Edited By: Joy Jiang
If you search up “binding” on Google, you will come across binding machine, binding energy, and even the video game Binding of Isaac. But today, we will learn about chest binding.
Binding is the technique of wrapping a person’s chest to make the chest appear flatter. Commonly associated with trans men, binding is also used by androgynous, gender-queer, gender fluid, and other individuals of non-binary gender identities. It is also sometimes used by cross-dressers, performers, and even by women as an alternate to bras.
Binding is done for reasons more than just concealing breasts. It is done for lactation suppression, suppression of gender dysphoria, cosplay, accelerated recovery by reducing movement after an injury or surgery (especially after having a top surgery), or after surgery to flatten-out and create a more male-looking chest to improve healing.
Safety Precautions While Wearing a Binder
How do you exactly wear a binder? Here are some safety tips:
1. Do not bind your chest 24/7.
Wrapping your chest for periods longer than eight hours can cause problems from fainting due to constant pressure against your body. It can also result in fluid build-up in the lungs and broken rib bones. Also, binding for a long time can alter the natural elasticity of your skin which “may have some minor affects on your final cosmetic results,” negatively affecting your body if you wish to opt for a top surgery later in life.
2. Do not use DIY binders made out of duct tape or even regular tape, saran wrap or (ACE) bandages.
These materials won’t move along with your skin as you wal. They can cause pain, and even result in bruises.
3. Do not sleep with your binder.
This one speaks for itself.
4. Try not to wear binders while working out.
Let your body move freely. As you will breathe faster and sweat more, you should not restrict your air flow. Try an extreme sports bra, but avoid binders.
5. While purchasing binders, do not buy the ones which stick tightly to your body.
A snug fit is appropriate.
6. If you are going to be sitting in a single place for a long time, like while flying on an airplane or taking a long train/bus ride, take extra precautions to be comfortable with your binder.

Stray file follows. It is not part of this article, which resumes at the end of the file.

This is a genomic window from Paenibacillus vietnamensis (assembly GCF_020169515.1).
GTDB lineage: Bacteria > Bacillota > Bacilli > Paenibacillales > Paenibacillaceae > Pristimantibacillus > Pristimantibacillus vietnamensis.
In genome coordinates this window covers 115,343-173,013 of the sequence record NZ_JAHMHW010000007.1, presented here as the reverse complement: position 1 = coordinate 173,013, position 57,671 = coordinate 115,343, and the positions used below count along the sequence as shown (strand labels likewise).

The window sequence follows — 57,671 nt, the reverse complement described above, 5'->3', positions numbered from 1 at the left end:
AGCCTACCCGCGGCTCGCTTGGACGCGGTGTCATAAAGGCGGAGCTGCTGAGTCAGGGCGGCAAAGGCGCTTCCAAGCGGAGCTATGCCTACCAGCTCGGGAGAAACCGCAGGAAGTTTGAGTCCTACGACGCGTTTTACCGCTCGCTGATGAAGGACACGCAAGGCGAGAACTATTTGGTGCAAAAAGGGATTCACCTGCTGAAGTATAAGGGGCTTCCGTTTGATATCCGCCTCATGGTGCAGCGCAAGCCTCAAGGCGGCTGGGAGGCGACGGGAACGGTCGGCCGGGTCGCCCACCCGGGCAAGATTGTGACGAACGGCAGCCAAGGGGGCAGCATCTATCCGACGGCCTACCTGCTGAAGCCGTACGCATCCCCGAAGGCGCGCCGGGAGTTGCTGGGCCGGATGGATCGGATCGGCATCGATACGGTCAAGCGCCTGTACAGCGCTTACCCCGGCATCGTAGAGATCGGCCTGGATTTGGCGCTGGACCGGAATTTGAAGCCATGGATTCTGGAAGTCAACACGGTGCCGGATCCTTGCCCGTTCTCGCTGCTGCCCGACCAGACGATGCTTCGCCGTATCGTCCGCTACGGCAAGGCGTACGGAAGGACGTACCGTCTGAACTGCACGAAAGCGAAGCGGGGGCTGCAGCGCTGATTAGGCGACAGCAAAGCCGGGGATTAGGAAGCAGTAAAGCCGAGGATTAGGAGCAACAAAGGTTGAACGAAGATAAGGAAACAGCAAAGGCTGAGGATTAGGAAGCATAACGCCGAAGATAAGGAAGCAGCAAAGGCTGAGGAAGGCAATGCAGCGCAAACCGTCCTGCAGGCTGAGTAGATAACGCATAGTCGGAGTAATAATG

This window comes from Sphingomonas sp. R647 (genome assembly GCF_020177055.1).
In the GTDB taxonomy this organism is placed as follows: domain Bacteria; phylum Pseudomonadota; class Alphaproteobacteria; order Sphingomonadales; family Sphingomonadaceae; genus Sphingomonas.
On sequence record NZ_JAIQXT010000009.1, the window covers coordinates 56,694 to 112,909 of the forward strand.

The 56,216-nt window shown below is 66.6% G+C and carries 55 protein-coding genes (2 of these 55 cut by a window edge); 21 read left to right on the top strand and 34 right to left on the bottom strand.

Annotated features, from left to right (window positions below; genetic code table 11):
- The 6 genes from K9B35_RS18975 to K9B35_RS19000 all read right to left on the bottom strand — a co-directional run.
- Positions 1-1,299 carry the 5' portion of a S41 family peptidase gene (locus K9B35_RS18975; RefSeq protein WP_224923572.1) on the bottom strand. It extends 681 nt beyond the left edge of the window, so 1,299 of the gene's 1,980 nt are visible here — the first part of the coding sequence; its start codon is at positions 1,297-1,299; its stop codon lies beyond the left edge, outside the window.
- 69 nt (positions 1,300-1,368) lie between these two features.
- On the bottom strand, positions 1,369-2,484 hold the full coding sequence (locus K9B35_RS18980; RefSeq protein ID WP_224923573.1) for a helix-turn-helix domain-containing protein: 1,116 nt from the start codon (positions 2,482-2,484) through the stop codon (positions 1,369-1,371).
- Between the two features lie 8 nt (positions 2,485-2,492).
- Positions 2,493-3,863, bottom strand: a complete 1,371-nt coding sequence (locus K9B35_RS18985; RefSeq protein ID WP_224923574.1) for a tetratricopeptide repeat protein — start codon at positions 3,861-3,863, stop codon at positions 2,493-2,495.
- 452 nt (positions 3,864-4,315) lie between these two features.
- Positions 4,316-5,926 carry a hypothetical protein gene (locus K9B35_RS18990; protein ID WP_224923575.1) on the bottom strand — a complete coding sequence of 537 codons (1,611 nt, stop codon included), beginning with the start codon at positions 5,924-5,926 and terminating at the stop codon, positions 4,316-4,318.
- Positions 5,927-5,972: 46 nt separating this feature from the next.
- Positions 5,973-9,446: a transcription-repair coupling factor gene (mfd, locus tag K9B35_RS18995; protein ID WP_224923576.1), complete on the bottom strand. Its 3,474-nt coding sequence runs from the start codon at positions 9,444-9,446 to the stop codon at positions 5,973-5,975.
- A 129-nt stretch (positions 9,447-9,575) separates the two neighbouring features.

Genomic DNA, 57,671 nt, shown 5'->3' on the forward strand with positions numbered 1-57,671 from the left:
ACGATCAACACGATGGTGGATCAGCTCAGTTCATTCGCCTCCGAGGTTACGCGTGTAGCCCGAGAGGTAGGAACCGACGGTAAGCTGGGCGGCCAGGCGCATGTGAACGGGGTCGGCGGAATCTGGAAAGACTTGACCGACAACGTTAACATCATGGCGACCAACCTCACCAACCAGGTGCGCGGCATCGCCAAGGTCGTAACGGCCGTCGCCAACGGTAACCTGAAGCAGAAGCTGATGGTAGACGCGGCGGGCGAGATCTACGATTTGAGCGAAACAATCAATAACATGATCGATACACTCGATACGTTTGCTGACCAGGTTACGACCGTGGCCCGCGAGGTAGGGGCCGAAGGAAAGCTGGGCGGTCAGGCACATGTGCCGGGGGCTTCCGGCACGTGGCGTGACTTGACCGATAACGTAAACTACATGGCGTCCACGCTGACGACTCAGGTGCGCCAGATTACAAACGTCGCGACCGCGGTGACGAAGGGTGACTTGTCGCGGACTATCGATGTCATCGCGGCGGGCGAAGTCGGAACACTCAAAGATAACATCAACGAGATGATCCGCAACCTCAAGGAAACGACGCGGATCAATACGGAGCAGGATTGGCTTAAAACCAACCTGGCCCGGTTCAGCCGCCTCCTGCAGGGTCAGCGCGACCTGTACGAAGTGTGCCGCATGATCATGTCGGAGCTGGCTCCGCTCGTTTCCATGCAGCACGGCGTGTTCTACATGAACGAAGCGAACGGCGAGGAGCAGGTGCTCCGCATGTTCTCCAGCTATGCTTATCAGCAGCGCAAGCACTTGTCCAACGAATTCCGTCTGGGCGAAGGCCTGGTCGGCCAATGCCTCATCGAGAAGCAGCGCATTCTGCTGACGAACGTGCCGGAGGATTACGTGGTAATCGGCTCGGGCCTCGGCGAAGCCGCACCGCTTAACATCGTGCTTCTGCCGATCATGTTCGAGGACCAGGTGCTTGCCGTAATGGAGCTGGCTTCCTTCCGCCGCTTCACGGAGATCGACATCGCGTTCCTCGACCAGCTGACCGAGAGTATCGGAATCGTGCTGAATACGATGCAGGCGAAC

Try to opt for a loose binder, if possible, or wear a baggy shirt with a sports bra would work.
Wash your binder regularly. Depending upon the amount of time you wear the binder and its brand, keep track of when to wash it. More importantly, use the right products to prolong the life of your binder and keep its elasticity. For washing, close any Velcro and zipper, if any, of your binder to protect it from any damage. After flipping your binder inside out, put it inside a delicate (lingerie) bag if possible, and wash it using mild detergents and cold water on a delicate cycle (if you are not washing it by hand). Do not use strong detergents, bleach, or softeners.
Do not dry your binder in dryer. Rather, hang your binder on a hanger in a well-ventilated area. Putting it in a dryer will shrink it, decreasing its lifespan. For more help on binder washing care, check out this website.
Measuring Your Binder Size
Measuring your size for buying a binder is quite easy. You would need three materials; a measuring tape, a pencil/pen, and a paper to write down all the numbers.
Stand in front of a mirror and measure the biggest part of your chest. This excludes much of the breast tissue, so keep the measuring tape right above the nipples. Look into the mirror to check your number, do not look down or else the measurement might be off by a few points. Write down this number. Let’s suppose your size comes to a 32.
Take the tape again and measure right under your breasts, on your breast crease. Write down this number too. Let’s suppose this number comes out as 28.
Add the numbers together. From our above example, this would be 32 + 28 = 60.
Divide your results by two. Taking our example above, 60/2 = 30. This number is your binder size.
For further help, check out this cool size chart!
Putting On Your Chest Binder
The process of putting on a binder surprised me during my research; one would assume that you put a binder on like a regular t-shirt, but that’s not the case. Thomas Underwood narrates his woes while wearing a binder for the first time. He explains that binders are pulled from the bottom. You need to turn your binder inside out, step inside it and pull it your waist. Holding the sleeves, you pull up the top of the binder to your shoulders. Then, you put your arms through the arm holes. Finally, adjust the waist, straighten out the vest, and you are ready to rock-and-roll.
Underwood gives one last tip. For making the chest look even flatter, push your nipples towards the armpits. Before finalizing your binder, make sure it is not too tight and not too loose. You should be able to breathe, but the binder should not not slack down your chest.
Where to Get a Binder
Now that you know your size and know how to take care of your binder, time to check out some binders.
Here is a list of some of the most comfortable binders.
- GC2B Half Binder
- FLAVNT Bareskin Binder
- Trans-Vormer Strapless Binder
- Underworks Extreme Series
- Venus Envy Tri-Top Chest Binder
- Cool Mesh Zipper Binder
- Shapeshifters Inc. Galaxy Binder
- GC2B Tank Binder
- Custom Superhero Binder
- Sports Binder
If you are under a budget, several organizations donate, do free-giveaways and sell used binders at cheap prices.
Canada specific organizations.
Europe specific organizations.
USA specific organizations.
- In A Bind
- Black Trans Advocacy FTM Binder Grant
- Big Brothers Used Binder Program
- The Binder Project
- FTME Free Youth Binder Program
- Point of Pride
- Point 5cc
Remember to focus on comfort while purchasing your binders and good luck on your journey!